KAKAMEGA, Kenya, (Xinhua) --
For about four decades, sugarcane farming has
been a source of income for John Masila.
He faithfully tilled
his sugarcane plantation for the years and the crop ensured him
food on the table.
But one morning some
two years ago, Masila picked up a machete and with the help of
some men he had hired slashed the large plantation.
“I was tired of
waiting for the payment. The crop was no longer serving me and I
had lost interest because of the delay and poor payments,”
Masila sums up his disappointment on sugarcane farming.
Musila, a farmer in
Busombuni village, Kakamega County recalls a time when sugarcane
farming was associated with opulence and success—a time when
farmers in Western region anticipated the boom that came after
sugarcane companies paid for their produce.
“I was supplying to
Mumias Sugar Company and they paid me well. Most farmers
depended on that money to feed their families and pay school
fees,” he told Xinhua on earlier this week.
Soon, signs that
things were not okay started springing up. First, there was
delay in collecting sugarcane, then payments would take too long
to mature, and sometimes the company would pay in installments,
with a promise that it would top up when things stabilized.
But they never did.
“We kept hoping everything would be fine, but it just got worse.
Life was unbearable and I had to look for an alternative to
ensure my children are in school,” he told Xinhua.
After he slashed the
sugarcane, he started pondering what to do with his farm.” Three
days after the sugarcane was down, I looked round my farm and
something struck my mind-try rice,” recalls Masila on the
journey to rice growing.
At first he thought
the option is impossible until he took a stroll around the
neighboring village when he realized the viability of what he
terms as “magical” rice.
With the help of an
extension officer, he tried his hand to the new crop. Masila
says he got the first seeds from someone who had grown Nerica
rice before and immediately sowed it on his farm.
His first harvest on
the two acres was not a lot, but says he was excited at the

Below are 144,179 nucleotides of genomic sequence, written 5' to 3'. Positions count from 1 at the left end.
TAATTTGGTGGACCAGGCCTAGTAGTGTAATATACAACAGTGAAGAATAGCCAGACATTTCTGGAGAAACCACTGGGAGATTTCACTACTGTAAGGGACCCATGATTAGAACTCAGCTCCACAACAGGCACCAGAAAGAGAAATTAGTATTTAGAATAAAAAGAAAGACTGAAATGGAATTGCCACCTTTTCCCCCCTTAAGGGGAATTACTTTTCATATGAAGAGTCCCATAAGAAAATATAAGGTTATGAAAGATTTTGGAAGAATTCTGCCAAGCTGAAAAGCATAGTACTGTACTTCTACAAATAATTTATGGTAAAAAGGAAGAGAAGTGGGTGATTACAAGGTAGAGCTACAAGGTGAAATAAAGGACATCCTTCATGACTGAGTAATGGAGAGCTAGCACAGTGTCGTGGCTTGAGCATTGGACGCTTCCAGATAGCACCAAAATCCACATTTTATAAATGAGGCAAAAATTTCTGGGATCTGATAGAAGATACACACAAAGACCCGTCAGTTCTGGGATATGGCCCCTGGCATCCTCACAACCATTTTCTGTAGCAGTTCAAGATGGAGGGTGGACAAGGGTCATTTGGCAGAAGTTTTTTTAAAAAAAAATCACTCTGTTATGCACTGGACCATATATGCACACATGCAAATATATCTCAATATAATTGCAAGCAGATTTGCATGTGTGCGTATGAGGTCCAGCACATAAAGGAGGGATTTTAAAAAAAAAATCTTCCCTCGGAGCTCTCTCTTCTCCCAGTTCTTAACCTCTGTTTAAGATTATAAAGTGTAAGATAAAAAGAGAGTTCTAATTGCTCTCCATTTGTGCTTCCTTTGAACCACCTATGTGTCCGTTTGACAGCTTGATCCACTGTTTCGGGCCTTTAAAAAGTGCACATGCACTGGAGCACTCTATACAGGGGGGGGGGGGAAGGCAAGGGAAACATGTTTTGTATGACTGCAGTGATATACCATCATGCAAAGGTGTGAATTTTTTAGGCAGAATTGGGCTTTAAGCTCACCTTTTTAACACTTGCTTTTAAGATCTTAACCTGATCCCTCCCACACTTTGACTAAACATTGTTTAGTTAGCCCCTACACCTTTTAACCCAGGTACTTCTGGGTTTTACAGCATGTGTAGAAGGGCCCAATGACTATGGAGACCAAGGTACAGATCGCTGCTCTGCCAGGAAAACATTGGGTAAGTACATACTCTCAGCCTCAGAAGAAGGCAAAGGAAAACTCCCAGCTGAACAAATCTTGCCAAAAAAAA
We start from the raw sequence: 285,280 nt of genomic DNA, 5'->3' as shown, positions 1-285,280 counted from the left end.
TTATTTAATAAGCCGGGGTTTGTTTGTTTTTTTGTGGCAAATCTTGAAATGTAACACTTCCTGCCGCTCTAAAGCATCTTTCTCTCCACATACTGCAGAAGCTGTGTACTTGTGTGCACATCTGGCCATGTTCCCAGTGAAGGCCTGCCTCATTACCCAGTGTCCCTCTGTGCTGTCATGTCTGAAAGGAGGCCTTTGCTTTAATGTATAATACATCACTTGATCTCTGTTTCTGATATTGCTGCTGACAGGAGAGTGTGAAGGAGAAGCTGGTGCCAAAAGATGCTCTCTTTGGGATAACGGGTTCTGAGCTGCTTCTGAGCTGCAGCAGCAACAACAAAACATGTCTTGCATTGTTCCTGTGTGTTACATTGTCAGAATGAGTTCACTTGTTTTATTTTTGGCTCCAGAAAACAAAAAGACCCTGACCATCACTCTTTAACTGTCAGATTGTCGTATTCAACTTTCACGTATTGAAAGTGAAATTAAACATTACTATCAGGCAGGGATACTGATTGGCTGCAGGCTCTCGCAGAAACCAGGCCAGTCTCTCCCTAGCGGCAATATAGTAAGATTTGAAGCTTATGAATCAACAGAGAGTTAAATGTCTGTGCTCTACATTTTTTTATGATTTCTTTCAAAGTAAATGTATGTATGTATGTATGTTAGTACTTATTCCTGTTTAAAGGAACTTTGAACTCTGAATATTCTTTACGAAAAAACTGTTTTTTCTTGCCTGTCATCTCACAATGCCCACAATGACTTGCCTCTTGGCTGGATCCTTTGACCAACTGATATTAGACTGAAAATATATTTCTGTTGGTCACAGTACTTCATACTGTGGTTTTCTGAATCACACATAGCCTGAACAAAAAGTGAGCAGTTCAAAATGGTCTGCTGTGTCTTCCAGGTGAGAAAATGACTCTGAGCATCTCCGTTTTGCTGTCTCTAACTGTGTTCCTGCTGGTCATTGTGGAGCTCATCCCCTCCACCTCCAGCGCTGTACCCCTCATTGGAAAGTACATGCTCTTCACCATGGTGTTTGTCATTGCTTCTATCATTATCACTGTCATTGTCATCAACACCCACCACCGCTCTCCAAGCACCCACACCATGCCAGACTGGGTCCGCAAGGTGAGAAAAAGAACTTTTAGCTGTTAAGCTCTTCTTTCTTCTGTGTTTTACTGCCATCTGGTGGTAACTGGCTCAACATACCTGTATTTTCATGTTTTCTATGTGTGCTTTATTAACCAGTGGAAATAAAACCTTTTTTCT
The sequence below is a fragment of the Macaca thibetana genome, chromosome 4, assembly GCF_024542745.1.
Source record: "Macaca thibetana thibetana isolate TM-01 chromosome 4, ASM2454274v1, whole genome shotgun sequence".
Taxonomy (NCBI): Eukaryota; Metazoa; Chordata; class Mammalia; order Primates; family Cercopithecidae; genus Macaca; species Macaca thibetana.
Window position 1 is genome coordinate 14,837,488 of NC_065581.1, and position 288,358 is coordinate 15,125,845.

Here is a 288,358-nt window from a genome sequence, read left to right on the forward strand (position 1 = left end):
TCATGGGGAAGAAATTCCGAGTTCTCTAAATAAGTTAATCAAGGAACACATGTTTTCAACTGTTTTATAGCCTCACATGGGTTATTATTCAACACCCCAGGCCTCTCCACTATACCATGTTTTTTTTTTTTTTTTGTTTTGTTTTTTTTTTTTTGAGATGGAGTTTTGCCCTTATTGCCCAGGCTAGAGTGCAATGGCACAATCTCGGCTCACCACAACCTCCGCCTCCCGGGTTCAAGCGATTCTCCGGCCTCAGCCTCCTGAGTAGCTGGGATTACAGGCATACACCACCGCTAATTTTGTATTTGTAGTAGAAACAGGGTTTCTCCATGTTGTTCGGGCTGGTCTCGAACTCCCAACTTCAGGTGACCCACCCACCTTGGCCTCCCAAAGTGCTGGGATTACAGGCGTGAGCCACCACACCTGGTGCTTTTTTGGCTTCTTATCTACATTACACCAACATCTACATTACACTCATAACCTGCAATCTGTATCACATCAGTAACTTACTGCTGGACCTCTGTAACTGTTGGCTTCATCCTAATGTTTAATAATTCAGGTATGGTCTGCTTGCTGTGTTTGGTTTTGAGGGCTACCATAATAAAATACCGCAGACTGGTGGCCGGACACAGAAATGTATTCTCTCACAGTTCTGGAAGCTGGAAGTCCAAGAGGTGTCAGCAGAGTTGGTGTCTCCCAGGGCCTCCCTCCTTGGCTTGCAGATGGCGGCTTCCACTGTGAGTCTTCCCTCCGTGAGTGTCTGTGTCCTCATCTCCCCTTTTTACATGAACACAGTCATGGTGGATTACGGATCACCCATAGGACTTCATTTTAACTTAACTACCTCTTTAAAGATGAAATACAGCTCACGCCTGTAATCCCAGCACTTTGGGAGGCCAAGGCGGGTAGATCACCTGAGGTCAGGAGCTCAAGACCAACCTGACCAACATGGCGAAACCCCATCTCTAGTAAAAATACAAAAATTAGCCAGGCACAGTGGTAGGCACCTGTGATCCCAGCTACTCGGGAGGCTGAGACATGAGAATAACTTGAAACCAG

possibility the new crop brought.
The 60 year old is
among dozens of farmers who abandoned sugarcane to venture into
“Since I started to
venture into rice, it is easy to harvest, it has a ready market
and returns are good,” says Masila.
Marion Gathumbi, in
charge of rice promotion programme at the Ministry of
Agriculture, says there is hope for farmers who want to grow
“In one hectare
farm, a farmer can harvest two to four tonnes of the rice upon
harvesting,” says Gathumbi.
She adds that nerica
rice is phenomenal, because it grows just like maize, and
farmers in all areas of the country can take it up and grow it.
“Nerica seeds are
available at the Kenya Seed Company for farmers who are
interested in it,” says Gathumbi.
Masila is among many
of the farmers in western Kenya who are growing it. He says even
though sugarcane farming did not work, his heart was still in
farming and is willing to try anything that provides a good
“Farming can give
you money, but you have to be dedicated to it and be flexible to
overcome uncertainties that come with it,” he says.
He adds that when
sugarcane farming did not work out, most farmers got discouraged
and some abandoned farming altogether.
new to grow gives hope,” he says while supervising the weeding
on his rice plantation. Masila is yet to master the dynamics of
growing the crop for maximum yield.
Even though he has
it in his farm, he learns something new every day. He talks of
days when he wakes up and realizes that leaves look different,
and he has to consult county agricultural officers to find a
“Rice is becoming
quickly a reliable cash crop in the region because it matures
faster and paying well than sugarcane and we are appealing to
both the county and national governments to give a hand in the
construction of a processing factory,” urged Wanyama.